One of the themes rolling through the Colorado Rockies clubhouse prior to opening a six-game homestand on Friday night was to forget all about Philadelphia and the four-game sweep the Rockies had just endured at the hands of the Phillies.
Flush it. Wash it off. Whatever wording you wanted to use to talk about how the Colorado Rockies were ready to turn the page after being outscored 32-9 by the Phillies in a truly ugly series at the plate and in the field, the Rox were ready to do that at Coors Field on Friday night.
And do it they did, registering a 10-4 victory thanks in part to a solid outing from Antonio Senzatela and early home runs from Elias Díaz and Ryan McMahon that kickstarted an offense to life.
Searching for positives after a four-game sweep in Philadelphia, the Colorado Rockies returned to their winning ways on Friday night.
Nine runs in four games, then 10 in the opener against the Reds? You can say “Coors” all you want, but Colorado’s bats were connecting against Cincinnati pitching, especially in a four-run seventh when the Rockies turned it on against former Rox reliever Phillip Diehl.
Sure, the offensive output by the Rockies was a welcome sight against the Reds, but don’t overlook what Colorado also put together on defense as well. After committing seven errors in the four games in Philadelphia, Colorado played a clean game behind Senzatela, with the combination of McMahon to second baseman Alan Trejo to first baseman C.J. Cron recording three of the four double plays turned by the Rockies on the night.
“There are such things as defensive slumps too, right? We had one as a team. There’s no doubt that we had one and, in a way, we broke out of that today with four double plays,” manager Bud Black said.
Colorado had turned an MLB-high 24 double plays coming into Friday night and only padded that lead with their defense against the Reds. It was the third time this season the Rockies turned four or more double plays in a game.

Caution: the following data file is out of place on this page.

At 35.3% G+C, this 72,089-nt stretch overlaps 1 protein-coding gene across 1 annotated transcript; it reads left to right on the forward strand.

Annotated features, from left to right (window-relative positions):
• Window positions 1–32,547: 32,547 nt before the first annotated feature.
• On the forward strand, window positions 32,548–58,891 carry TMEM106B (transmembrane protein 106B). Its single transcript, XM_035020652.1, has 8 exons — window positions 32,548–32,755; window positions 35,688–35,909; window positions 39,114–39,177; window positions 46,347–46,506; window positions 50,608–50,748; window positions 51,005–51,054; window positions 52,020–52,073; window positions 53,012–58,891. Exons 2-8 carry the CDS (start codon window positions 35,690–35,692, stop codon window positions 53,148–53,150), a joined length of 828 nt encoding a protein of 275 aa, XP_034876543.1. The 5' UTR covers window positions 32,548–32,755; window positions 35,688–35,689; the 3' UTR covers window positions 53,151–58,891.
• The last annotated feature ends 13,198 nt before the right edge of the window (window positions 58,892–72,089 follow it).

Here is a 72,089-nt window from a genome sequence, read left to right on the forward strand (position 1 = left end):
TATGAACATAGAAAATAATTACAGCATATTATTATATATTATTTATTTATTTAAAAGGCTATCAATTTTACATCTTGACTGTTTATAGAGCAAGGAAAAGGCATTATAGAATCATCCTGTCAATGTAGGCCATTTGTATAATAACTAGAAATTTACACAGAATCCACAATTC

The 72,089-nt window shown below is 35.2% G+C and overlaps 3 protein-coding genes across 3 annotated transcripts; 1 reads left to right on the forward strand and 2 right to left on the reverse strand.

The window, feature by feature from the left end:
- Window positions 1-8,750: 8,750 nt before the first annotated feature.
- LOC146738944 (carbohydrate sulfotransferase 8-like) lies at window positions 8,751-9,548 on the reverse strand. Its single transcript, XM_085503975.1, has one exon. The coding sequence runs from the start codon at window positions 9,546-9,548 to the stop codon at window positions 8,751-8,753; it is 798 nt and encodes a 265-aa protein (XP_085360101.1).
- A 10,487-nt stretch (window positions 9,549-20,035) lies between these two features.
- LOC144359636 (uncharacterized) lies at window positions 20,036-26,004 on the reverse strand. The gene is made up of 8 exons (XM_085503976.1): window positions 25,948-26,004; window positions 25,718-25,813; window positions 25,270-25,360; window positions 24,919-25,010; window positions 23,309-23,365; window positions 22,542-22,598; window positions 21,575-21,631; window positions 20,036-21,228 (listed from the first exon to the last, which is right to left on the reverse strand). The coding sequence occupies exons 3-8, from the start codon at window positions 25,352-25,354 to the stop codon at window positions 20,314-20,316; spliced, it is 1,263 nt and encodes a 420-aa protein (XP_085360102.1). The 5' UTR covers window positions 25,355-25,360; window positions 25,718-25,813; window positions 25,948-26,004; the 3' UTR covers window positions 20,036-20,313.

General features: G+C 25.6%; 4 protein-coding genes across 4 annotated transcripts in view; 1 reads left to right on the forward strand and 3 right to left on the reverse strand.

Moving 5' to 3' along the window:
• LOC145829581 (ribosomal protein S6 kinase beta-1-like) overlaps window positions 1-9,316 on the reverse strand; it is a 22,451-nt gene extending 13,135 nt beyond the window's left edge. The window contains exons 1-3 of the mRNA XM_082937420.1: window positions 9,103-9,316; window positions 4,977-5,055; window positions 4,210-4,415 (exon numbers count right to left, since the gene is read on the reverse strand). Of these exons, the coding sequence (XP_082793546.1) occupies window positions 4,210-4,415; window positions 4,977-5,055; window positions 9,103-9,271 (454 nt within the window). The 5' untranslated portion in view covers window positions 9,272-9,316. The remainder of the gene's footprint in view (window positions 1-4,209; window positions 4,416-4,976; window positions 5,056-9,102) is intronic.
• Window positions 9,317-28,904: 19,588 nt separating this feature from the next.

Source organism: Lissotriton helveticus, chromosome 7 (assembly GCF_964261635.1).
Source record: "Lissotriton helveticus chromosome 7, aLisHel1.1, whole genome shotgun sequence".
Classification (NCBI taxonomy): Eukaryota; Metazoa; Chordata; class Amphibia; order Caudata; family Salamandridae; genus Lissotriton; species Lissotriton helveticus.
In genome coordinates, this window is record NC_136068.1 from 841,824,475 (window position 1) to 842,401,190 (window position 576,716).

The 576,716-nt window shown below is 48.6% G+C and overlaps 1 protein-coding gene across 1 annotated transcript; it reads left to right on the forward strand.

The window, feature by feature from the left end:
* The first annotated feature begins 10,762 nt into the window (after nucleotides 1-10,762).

“When we’re turning double plays and we’re playing good defense and getting in and out, that’s going to be good for us,” said McMahon, who made two of those errors in the Phillies series. “It was a really clean game. No errors, four double plays, and Senza was pitching well, it was definitely a good one for us.”
On his home run, which Black called a “big swing,” McMahon said he made some adjustments after striking out in his first two at-bats against Cincinnati starter Hunter Greene.
“I kept getting beat up and in by him. I actually ran into the (batting) cage and practiced hitting like five or six ground balls to first base to make sure I was getting on top of it,” McMahon explained. “I just took that swing in there and he left it down a little bit where I could handle it a little bit better and I put a good swing on it.”
One game certainly seemed to cure the ills that plagued the Rockies in Philadelphia. Now 11-9 on the campaign, Colorado rediscovered itself at the plate and in the field on Friday night, a fresh start that Rockies fans hope is the beginning of what will be a very productive six-game homestand.